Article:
Publication Date 1947
Call Number Midwest MS 250
Location Special Collections

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Mrs. Haessler’s Dance Brochure

This is a program brochure for a 1947 dance recital directed by Mildred B. Haessler. The brochure contains a lineup of performances, as well as images of girls whose families took out ads to support and promote them. The girls autographed one of the final pages.

Mildred B. Haessler Ballet Group. Tenth of a Century: The Mildred B. Hassler Ballet Group Presents the Book of the Dance. Chicago, Haessler Ballet Group, 1947.

Guiding Questions:

  • What surprises you about the photos? Do they challenge any assumptions you may have held about the lives of African American girls in the 1940s?

  • In what ways might these pictures reflect the goals of the girls or their families?

  • What vision of black femininity do these goals reflect?

  • What connections can you find between ballet and respectability politics? Find specific visual clues to reflect these connections.

Mrs. Haessler's Dance Brochure

Mildred B. Haessler Ballet Group. From Tenth of a Century: The Milldred B. Haessler Dance Group Presents the Book of the Dance, 1947.

Image of Mrs. Haessler's Dance Brochure

Brochure from a 1947 performance of the Mildred B. Haessler Ballet Group

Image of Mrs. Haessler's Dance Brochure

Brochure from a 1947 performance of the Mildred B. Haessler Ballet Group

Image of Mrs. Haessler's Dance Brochure

Brochure from a 1947 performance of the Mildred B. Haessler Ballet Group

Image of Mrs. Haessler's Dance Brochure

Brochure from a 1947 performance of the Mildred B. Haessler Ballet Group

Image of Mrs. Haessler's Dance Brochure

Brochure from a 1947 performance of the Mildred B. Haessler Ballet Group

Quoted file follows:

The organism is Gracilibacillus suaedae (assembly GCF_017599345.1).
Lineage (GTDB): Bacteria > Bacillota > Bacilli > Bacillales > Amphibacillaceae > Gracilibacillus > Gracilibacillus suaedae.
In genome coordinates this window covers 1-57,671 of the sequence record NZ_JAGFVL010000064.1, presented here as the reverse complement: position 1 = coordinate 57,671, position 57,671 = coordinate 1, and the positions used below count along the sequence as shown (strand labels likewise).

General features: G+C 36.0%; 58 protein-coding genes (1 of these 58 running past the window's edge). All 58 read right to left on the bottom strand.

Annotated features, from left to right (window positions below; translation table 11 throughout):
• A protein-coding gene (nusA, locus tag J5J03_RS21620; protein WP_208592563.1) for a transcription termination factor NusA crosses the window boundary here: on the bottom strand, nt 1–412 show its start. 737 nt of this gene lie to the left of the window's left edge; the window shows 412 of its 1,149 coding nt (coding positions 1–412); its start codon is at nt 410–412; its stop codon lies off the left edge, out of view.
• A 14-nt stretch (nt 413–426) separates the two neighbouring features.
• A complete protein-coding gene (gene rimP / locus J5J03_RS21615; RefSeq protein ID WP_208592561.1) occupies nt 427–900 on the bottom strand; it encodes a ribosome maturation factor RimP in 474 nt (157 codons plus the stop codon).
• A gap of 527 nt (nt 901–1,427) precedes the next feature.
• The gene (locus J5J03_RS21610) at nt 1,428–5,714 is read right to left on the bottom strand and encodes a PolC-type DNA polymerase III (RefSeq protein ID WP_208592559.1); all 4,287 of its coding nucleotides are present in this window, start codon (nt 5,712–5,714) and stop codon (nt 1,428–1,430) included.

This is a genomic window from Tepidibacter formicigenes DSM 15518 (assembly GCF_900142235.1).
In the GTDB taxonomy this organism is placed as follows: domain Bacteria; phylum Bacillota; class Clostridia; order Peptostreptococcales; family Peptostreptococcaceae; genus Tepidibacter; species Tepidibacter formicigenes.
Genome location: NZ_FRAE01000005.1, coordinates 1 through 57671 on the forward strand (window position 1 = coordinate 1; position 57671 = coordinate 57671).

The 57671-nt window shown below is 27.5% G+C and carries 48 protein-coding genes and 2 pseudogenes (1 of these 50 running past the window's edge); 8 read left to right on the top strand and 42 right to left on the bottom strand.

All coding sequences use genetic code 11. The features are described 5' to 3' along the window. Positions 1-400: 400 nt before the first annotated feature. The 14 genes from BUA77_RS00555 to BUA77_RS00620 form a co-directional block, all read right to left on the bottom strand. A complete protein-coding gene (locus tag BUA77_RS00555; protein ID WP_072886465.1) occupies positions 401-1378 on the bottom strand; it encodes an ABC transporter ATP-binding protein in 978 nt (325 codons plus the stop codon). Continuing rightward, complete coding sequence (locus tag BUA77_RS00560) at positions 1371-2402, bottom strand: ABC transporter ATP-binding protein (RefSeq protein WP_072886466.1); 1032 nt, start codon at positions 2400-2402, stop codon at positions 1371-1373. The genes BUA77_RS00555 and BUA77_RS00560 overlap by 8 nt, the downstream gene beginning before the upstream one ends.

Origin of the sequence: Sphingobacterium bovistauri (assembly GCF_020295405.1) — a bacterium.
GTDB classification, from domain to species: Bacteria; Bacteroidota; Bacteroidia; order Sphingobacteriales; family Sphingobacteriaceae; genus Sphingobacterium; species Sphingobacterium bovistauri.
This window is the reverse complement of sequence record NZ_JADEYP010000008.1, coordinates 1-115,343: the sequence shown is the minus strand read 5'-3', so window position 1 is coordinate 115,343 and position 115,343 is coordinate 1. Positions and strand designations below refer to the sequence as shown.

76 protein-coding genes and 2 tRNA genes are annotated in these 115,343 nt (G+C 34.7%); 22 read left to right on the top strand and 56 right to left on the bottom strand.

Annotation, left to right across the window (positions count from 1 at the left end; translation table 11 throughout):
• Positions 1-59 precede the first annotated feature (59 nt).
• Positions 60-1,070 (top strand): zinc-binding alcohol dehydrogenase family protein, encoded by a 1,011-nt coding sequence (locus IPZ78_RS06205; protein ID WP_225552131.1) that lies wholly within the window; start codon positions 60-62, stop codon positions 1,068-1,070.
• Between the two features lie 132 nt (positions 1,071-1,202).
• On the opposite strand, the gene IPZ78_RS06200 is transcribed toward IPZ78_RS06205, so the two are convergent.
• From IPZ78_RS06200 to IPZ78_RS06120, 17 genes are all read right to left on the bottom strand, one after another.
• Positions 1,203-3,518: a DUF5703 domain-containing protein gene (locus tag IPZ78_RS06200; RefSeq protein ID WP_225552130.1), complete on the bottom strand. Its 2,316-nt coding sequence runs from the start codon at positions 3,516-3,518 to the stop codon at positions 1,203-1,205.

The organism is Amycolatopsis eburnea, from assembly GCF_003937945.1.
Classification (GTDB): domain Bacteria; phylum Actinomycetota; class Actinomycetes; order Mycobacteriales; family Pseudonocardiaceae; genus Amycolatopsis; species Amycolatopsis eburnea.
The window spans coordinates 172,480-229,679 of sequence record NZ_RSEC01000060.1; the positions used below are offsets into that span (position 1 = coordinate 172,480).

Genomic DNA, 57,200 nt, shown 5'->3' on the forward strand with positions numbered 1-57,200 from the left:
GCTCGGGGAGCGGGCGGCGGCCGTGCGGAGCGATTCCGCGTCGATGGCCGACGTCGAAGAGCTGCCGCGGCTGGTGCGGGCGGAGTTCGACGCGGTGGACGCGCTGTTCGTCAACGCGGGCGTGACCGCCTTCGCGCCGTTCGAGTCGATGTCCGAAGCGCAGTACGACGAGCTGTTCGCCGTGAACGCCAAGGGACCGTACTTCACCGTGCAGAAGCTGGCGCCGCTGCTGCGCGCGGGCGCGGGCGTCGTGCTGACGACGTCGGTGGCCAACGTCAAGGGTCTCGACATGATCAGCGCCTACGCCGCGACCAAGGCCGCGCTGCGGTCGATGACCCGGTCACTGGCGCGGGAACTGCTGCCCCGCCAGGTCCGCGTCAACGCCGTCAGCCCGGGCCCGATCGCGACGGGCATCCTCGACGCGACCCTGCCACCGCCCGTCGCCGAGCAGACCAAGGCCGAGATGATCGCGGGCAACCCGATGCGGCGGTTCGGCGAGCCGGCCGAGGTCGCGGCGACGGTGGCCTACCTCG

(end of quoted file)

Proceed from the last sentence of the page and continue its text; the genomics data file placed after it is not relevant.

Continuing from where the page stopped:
Image of Mrs. Haessler's Dance Brochure

Brochure from a 1947 performance of the Mildred B. Haessler Ballet Group

Image of Mrs. Haessler's Dance Brochure

Brochure from a 1947 performance of the Mildred B. Haessler Ballet Group

Image of Mrs. Haessler's Dance Brochure

Brochure from a 1947 performance of the Mildred B. Haessler Ballet Group

Image of Mrs. Haessler's Dance Brochure

Brochure from a 1947 performance of the Mildred B. Haessler Ballet Group

Image of Mrs. Haessler's Dance Brochure

Brochure from a 1947 performance of the Mildred B. Haessler Ballet Group

Metadata Details
Item Type Book
Title Mrs. Haessler's Dance Brochure
Publication Title Tenth of a Century: The Milldred B. Haessler Dance Group Presents the Book of the Dance
Creator Mildred B. Haessler Ballet Group
Publication Date 1947
Call Number Wing Folio ZP 983 .M135
Location Special Collections

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Chicago Commission on Race Relations: Housing

The Chicago Commission on Race Relations was set up after the Chicago Race Riots of 1919 to investigate the causes of the riots and prevent future violence. The primary focus of the investigation, however, became the life and experiences of African American residents of the city. The Commission concluded that widespread discrimination, racist housing policies, and violence against African Americans by white groups were the main causes of the riot. To contextualize why Chicago’s Black population had grown in the early 20th century, the Commission analyzed reasons why Black southern residents moved north. Today historians call this massive movement in the African American population the Great Migration.

Selections from the “Chicago Commission on Race Relations” on the causes of the Great Migration. Victor Lawson Papers. Newberry Library, Chicago.

  • “I. Introduction”

  • “II. Causes of the Migration”

  • Economic Causes of the Migration in the South and North

Guiding Questions:

  • What reasons do the authors give for African American migration north? What interactions between White and Black Americans appear in the document?

  • Do you find any of these racial interactions surprising? Why?

  • What does this document suggest about the strength or fragility of racial boundaries in Chicago at the time?

Chicago Commission on Race Relations: The Great Migration

Chicago Commission on Race Relations. From Housing Parts I-III, 1920.

Image of Chicago Commission on Race Relations: The Great Migration

“I. Introduction”

Image of Chicago Commission on Race Relations: The Great Migration

“II. Causes of the Migration”

Image of Chicago Commission on Race Relations: The Great Migration

“Economic Causes of the Migration-The South”

Image of Chicago Commission on Race Relations: The Great Migration

“Economic Causes of the Migration–the South”